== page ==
- The Washington Times - Thursday, June 9, 2005

The twists and turns will make you dizzy if you follow the money in Saturday night’s Mellow Mike Tyson-Irish Kevin McBride heavyweight fight at MCI Center.

Tyson, for example, is receiving $5 million for the fight, plus some expenses. Creditors to whom the bankrupt fighter owes money will divide up a good portion of that.

One of those creditors is his business manager, who just happens to be his ex-wife, Monica Tyson.

‘Mike, she has worked tenaciously on your behalf,’ Rock Newman, the front man for this promotion, said at yesterday’s press conference at Howard University.

Actually, she has been working tenaciously on her own behalf. Monica Tyson will get $750,000 of that $5million, according to bankruptcy court documents. And there are other creditors and payments to be made.

Newman may or may not be an investor. He said he has a huge “emotional” investment in the fight, then later said he has some actual money invested. He is being paid as an adviser by the promoters because, even though he has not lived here for about five years, he remains the best-known face of boxing in this city.

Newman was an All-American baseball player at Howard, a local radio personality and the manager of former heavyweight champ Riddick Bowe, which meant he was involved in a number of major heavyweight fights that made a lot of people a lot of money.

He has been leading the little-known promoters of this fight — Marty Wynn, a young Washington boxing promoter, and Darryl Stuckey, a local real estate developer — successfully so far.

Stuckey had a lot more than an “emotional” investment. He formed the group that put up the money for the fight, a group that includes, according to sources close to the promotion, Atlanta Falcons quarterback Michael Vick.

“We created the Stuckey Group just for this fight,” he said. “A lot of those guys don’t like to be mentioned by name. They will be here, and this investment will pay off for them.”

A lot has to happen for the investment to pay off. They not only have to pay Mellow Mike, but they also are believed to have paid an undisclosed amount to rent MCI from Abe Pollin.

Typically, a venue pays promoters a site fee for the right to play host to a major fight. That, at least, is how it works in Las Vegas, Atlantic City and New York.

But those places are not quite ready to be in the Mellow Mike business again. They want to see whether Mellow Mike can stay out of trouble and win a fight. He has done the former but not the latter recently: Tyson was stopped by journeyman Danny Williams in July in Louisville, Ky.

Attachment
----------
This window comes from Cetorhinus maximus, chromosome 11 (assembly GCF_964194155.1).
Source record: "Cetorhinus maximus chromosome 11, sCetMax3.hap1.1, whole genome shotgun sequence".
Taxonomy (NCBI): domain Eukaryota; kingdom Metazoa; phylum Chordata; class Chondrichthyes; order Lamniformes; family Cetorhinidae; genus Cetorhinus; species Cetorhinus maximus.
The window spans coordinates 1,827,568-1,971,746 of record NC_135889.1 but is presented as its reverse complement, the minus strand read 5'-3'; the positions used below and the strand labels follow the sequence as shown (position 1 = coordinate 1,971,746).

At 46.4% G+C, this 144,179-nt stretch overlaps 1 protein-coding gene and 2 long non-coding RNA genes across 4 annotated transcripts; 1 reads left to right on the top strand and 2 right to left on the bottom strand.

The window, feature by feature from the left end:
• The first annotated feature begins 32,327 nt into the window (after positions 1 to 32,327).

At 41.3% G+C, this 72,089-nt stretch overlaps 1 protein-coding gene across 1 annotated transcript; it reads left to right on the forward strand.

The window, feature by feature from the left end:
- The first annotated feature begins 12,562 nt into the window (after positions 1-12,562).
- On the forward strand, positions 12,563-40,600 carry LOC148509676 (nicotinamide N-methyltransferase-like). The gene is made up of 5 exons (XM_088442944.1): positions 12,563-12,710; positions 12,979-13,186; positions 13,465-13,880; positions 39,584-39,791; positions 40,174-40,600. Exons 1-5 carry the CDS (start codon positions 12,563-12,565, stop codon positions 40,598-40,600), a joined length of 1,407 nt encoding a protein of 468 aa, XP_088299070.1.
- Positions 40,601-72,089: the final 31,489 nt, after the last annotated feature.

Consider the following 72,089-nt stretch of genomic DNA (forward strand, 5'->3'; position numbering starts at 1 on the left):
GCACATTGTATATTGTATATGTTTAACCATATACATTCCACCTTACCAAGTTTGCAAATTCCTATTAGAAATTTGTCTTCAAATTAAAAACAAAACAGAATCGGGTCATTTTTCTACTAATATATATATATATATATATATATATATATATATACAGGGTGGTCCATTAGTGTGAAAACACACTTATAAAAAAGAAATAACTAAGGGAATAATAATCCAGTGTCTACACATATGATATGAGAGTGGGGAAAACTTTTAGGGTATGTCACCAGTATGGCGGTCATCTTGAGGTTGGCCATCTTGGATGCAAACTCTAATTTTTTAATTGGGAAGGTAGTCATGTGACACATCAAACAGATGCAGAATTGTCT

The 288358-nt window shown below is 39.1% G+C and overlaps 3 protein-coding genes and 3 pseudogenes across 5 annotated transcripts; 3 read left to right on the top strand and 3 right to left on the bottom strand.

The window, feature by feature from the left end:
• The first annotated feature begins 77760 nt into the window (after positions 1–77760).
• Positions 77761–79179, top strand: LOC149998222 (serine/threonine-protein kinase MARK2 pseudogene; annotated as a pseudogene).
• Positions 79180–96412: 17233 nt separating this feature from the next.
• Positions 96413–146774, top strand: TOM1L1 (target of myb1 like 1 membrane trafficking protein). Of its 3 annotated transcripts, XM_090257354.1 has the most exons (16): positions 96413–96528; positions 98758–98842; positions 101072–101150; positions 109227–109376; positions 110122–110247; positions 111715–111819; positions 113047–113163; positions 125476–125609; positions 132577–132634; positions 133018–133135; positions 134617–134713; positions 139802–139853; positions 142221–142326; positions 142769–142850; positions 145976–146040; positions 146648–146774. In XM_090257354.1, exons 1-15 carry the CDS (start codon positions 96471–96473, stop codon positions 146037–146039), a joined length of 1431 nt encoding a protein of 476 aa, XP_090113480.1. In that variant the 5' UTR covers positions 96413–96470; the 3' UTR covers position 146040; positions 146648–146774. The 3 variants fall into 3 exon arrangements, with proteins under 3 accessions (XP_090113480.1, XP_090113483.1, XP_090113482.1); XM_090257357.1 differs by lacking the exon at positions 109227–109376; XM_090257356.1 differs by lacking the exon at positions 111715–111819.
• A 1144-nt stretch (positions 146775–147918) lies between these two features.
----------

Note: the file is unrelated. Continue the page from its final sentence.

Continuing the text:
The promoters also must pay McBride $150,000, pocket change compared to Mellow Mike’s paycheck. He got his purse by negotiating the George Costanza way, taking less money than was initially offered. McBride was supposed to be Mellow Mike’s opponent in July, but he turned down a $250,000 offer. It turns out he held out for $100,000 less. That’s negotiating, baby.

Tickets sales stood at nearly 14,000 yesterday, with prices ranging from $50 to $700, promoters said. But they will need more than gate proceeds to cover their investment. They are counting on pay-per-view sales they hope will be higher than those Mellow Mike drew for his fight against Williams last year.

“Any show that you do with Mike Tyson, to be successful, has to go beyond the gate,” Wynn said. “Mike Tyson doesn’t fight for $1 million or $2 million. You have to go beyond the gate. … Mike’s last fight with Danny Williams was 235,000 buys. This event I am looking for, at the least, 275,000 buys.”

That’s an ambitious goal. But the promoters may not need to make all their money back on this fight. Wynn said they have a three-fight deal with Mellow Mike and already have gotten interest from foreign promoters looking to get into the Mellow Mike business.

“Johannesburg [South Africa] has been in the talks,” Wynn said. “China has been in the talks.”

In fact, there is an offer from investors in China for a Mellow Mike fight even if he doesn’t beat McBride.

“We knew it would only be extremely meaningful to us if it was more than one fight,” Stuckey said.

But more than one fight for whom? Promoters not only have options on Mellow Mike for his next two fights (though those deals could be as secure as an NFL contract if Mellow Mike wins and the big boys want back in the Mike Tyson business) but McBride as well.

“Then a great white hope emerges,” Newman said. “A certain popularity will come with McBride.”

You want to follow the money? Just see whose body everyone steps over Saturday night in the ring.

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